//  |----node(leaf)----|   or   |----node(leaf)----|
    if( nodeIndex % 2 == 1)
        MinMax<T> scanResult;
        for(size_t i = std::max(nodeBegin, rangeBegin); i <= std::min(nodeEnd, rangeEnd); i++)
            scanResult.min = std::min(m_dataInBuckets[i], scanResult.min);
            scanResult.max = std::max(m_dataInBuckets[i], scanResult.max);
        return scanResult;


Visualizing 300.000 data points took more than 2 seconds with the naïve approach (drawing lines from point to point) on the embedded test hardware, while this approach brought down the time for queries to about 3 ms, such that the pure line rendering now even accounts for the bigger part of the cost (6 ms). We again have reached levels below the juicy target of 16 ms.

Further Optimization: Find Lowest Common Parent

In a similar setup, my colleague James Turner found that many of our node visits actually were searching down the tree for the lowest common node covering the full range. In these cases, we often ended up splitting the node in its two children, one of which containing the range fully and the other not containing the range at all.

This initial search down the tree took most of the node visits, while the actual desired min max scan (collecting all the nodes containing the range) was less than that.

So instead of searching from the top, beginning at the root node, I now calculate the left and right leaves, then determine the lowest common node spanning the full range, and perform the query from there (which is a simple loop on bit operations).

I hope, you found this useful. I am happy to hear your comments about this solution. At KDAB, we do these kind of optimizations specific to low-end hardware all the time, ask us if we can help you or check out our Profiling Workshop to learn how to find and tackle performance bottlenecks in your own projects.

Categories: C++ / KDAB Blogs / KDAB on Qt / Technical

4 thoughts on “A Speed-Up for Charting on Embedded”

  1. Great post! This looks like you “(re-)invented” one of the polyline simplification algorithms. We implemented couple of such algorithms in LabPlot last year ( Those are documented in – in case you’re interested, you can maybe check this collection of useful links here. I think KST hat also something similar in place.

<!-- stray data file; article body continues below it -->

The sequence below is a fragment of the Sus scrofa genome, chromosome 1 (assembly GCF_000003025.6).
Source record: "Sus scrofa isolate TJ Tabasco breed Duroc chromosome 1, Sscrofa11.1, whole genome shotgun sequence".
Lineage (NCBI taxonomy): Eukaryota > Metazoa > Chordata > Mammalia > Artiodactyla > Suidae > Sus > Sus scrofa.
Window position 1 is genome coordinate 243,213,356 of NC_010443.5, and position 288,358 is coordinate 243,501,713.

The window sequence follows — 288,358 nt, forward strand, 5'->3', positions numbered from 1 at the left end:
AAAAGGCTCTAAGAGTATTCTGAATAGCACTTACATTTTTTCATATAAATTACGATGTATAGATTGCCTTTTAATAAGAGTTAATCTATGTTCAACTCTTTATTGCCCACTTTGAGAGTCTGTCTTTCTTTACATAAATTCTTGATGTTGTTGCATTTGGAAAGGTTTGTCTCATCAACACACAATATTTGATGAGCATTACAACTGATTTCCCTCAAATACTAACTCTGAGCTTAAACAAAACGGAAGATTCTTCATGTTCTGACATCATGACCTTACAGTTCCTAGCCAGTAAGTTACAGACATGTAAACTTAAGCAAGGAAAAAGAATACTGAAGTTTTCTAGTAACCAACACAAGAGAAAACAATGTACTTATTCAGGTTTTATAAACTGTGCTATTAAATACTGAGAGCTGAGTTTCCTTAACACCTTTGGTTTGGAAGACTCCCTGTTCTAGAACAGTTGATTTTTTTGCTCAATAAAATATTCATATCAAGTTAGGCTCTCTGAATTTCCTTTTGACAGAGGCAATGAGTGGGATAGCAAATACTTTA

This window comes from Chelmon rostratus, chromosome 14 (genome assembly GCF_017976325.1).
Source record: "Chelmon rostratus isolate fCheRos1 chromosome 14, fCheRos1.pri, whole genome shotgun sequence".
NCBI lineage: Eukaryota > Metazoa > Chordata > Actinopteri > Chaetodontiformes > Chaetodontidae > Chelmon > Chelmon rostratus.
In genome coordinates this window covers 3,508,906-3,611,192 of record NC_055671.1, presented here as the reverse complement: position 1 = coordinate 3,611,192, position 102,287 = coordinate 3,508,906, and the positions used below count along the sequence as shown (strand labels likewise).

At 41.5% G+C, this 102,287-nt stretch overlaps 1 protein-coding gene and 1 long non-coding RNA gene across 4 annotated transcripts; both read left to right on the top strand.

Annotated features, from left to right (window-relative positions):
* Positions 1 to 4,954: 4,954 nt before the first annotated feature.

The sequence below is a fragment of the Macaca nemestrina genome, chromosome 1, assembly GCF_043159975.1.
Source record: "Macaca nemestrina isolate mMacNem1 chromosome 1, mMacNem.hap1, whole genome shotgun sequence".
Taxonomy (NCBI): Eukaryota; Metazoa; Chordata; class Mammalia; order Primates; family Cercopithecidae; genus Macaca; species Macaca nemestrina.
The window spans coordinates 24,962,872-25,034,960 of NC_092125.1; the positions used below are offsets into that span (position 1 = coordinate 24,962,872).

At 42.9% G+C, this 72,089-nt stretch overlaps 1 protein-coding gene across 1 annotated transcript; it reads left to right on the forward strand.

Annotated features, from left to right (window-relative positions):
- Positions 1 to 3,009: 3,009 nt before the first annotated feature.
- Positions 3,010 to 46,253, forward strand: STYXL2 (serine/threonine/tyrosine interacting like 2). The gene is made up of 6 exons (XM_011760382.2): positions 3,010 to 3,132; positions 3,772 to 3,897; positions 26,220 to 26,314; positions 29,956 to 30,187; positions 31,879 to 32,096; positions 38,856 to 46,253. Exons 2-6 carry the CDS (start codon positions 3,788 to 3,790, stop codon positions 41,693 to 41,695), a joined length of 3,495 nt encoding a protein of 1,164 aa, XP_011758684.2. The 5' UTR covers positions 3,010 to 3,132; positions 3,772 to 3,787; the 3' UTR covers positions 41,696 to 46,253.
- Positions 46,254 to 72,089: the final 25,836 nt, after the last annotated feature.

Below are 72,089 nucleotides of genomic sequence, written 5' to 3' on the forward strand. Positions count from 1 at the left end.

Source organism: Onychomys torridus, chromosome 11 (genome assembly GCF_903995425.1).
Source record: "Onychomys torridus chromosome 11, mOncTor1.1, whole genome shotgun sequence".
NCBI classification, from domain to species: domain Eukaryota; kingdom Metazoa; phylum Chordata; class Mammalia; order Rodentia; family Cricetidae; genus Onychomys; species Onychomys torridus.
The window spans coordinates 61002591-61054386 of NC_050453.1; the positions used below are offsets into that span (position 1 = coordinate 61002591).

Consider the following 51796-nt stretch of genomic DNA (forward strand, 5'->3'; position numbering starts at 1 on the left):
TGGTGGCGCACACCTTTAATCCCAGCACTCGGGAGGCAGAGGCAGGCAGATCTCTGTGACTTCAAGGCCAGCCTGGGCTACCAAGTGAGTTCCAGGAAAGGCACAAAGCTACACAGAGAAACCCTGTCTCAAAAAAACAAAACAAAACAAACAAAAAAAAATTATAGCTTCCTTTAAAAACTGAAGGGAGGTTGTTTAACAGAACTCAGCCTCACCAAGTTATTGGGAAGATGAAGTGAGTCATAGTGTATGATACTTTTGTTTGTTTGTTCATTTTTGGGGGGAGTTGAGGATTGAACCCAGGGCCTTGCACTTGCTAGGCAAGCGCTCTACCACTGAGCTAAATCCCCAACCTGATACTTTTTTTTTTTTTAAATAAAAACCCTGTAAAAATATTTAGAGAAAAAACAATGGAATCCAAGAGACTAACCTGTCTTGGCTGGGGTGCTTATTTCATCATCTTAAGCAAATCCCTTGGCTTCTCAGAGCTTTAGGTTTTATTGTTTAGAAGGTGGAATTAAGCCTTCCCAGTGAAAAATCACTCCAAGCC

Independent of this, your results with 300k points visualized within 2 seconds on the embedded hardware are still very impressive. Can you provide a small code snippet for how you benchmarked this?

    1. Hi, Alexander.
      Thank you for your comment!
      It is interesting and in the same time a bit sad, how often engineers need to reinvent concepts although solutions exist.
      In the same time, each approach can find new tricks and might be custom-tailored to the needs of the individual problem.

      I think with “within 2 seconds” you might mean the actual end-result (3ms for the queries)?
      (2 seconds was a single renderpass on the original implementation, that was bad.)

      I just used QElapsedTimer t; t.start(); […renderloop…] auto time = t.nsecs(); around the data-render-pass which consistet of about 150 pixel columns in one loop.
      Because I was curious, I did the measurement twice: once with the regular QPainter::drawLine() and one without the QPainter part.
      This is how I came to the results which I describe in the Text. Of course QElapsedTimer has some overhead here, but in the realm of miliseconds, I considered it less of an issue.

      There is one more aspect, that I did not describe in the Blog: Imagine an initial state with not-so-much sensor data. In the process when more and more data accumulates, the graph might need to switch from point-to-point-rendering to this optimized rendering. I can imagine, that in programs like LabPlot, handling this transition, such that it does not appear as a visual glitch is quite challenging.

      PS: In the meantime some people on the cpp-reddit found a bit more about the theoretical concepts behind all of this:
      WP: Range Miniumum Query and WP: Cartesian tree

    2. Actually Qwt does something similar, when enabling QwtPlotCurve::FilterPointsAggressive ( since Qwt 6.2 ).

      Maybe interesting in this context: the Qt raster paint engine had a nasty bug for a couple of versions, when drawing a vertical line of one 1 pixel width, that affected this optimization.

  2. Interesting approach that I will have to remember for future use.

    I’ve recently run into a similar issue of storing and displaying a huge number of data points (10 days of data with two sets of data produced 4 times a second). However I had to use C# and Live-Charts.

    The approach I took was to calculate the start and end index into the circular buffer for the segment that I needed to display. The data was then thinned based upon the length of the time segment being displayed.

    Needless to say WPF made it hard to get the required performance.